Your Annual Social Security Statement
By Brian Patrick Bronson, Esq.
If you have a work history and have paid taxes on your income, the Social Security Administration (SSA) keeps track of your earnings. Every year you will receive a statement from SSA that provides several types of information to you.
First, the statement will provide an estimate of the various types of benefits to be paid by SSA. Included will be estimates of benefits for early (age 62) and full (age 65 or older, depending upon your date of birth) retirement. (Note: if you want to determine your full retirement age, check the SSA website at www.ssa.gov.)
The statement will also provide an estimate of the benefit you would receive if you become eligible for Social Security Disability.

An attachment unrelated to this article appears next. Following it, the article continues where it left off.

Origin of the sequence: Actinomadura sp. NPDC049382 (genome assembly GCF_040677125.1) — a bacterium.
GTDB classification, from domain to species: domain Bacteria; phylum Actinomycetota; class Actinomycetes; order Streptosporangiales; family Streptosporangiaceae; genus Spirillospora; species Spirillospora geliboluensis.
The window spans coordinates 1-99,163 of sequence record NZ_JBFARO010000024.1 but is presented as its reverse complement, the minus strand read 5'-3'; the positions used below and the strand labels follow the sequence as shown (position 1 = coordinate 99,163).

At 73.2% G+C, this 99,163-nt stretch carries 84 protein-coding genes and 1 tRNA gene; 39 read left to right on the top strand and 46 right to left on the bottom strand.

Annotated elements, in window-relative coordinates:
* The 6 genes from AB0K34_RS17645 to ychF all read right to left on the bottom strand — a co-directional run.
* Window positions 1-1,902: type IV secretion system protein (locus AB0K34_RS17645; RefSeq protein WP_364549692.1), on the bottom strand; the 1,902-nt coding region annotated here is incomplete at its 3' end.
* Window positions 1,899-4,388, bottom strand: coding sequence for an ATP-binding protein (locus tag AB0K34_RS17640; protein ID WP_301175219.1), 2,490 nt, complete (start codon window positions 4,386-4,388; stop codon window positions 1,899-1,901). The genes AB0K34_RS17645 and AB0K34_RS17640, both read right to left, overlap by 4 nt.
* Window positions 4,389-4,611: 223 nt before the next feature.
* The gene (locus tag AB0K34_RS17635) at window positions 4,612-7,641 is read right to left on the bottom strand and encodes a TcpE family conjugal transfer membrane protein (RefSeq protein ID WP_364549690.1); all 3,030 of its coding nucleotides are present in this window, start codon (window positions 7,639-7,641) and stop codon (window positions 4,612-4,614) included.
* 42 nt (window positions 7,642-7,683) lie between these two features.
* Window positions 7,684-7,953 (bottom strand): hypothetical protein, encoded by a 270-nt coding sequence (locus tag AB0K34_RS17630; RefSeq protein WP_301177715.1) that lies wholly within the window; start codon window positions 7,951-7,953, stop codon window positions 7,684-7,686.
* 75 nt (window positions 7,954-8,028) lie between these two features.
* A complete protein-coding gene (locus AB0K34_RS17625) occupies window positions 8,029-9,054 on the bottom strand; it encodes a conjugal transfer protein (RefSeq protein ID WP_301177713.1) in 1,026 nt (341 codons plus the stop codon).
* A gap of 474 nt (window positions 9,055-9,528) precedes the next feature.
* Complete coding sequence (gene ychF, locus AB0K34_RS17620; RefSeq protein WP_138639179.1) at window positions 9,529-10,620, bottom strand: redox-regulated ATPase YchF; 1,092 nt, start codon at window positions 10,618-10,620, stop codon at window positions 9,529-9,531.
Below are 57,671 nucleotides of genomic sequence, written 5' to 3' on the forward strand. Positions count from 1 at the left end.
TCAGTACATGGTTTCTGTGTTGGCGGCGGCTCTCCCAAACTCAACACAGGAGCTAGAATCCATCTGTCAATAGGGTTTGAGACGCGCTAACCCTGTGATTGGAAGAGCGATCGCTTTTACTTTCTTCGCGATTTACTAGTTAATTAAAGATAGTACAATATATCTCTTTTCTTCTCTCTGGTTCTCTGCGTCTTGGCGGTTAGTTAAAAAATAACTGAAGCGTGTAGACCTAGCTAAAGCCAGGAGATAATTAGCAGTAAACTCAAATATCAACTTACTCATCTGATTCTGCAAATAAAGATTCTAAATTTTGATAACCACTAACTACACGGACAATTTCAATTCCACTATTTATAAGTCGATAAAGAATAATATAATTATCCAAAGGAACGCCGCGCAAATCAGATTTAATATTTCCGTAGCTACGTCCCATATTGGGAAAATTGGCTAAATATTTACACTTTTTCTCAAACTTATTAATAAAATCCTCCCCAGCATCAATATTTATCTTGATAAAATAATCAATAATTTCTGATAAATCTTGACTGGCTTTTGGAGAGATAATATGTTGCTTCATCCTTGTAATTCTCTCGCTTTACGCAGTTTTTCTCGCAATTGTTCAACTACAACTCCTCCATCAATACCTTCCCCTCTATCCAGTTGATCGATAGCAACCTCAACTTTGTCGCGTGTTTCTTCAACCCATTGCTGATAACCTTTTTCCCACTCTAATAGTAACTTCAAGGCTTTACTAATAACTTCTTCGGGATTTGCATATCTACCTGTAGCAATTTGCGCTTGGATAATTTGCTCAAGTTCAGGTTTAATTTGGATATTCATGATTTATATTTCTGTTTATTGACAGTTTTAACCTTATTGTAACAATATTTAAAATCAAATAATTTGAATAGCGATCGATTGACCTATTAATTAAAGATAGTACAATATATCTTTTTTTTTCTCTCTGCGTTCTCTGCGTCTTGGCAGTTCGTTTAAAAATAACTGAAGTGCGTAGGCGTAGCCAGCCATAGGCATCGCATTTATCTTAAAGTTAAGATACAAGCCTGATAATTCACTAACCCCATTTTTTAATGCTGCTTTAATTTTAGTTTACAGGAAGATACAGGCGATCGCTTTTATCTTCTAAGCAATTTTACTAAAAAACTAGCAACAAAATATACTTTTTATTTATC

Finally, the statement lists your earnings as recorded by SSA. It is always a good idea to check these figures, as SSA may not have recorded the correct information. If these amounts are incorrect, you should immediately contact SSA and have them corrected. You must have proper documentation, such as W-2 statements or pay stubs, to verify your income. SSA will not correct your statement based simply upon your word; you must have proof.
While the above-mentioned benefit amounts are only estimates, they will give you a good idea of your potential benefits. Your exact benefit amount will be calculated once you actually qualify for and begin to receive that particular benefit.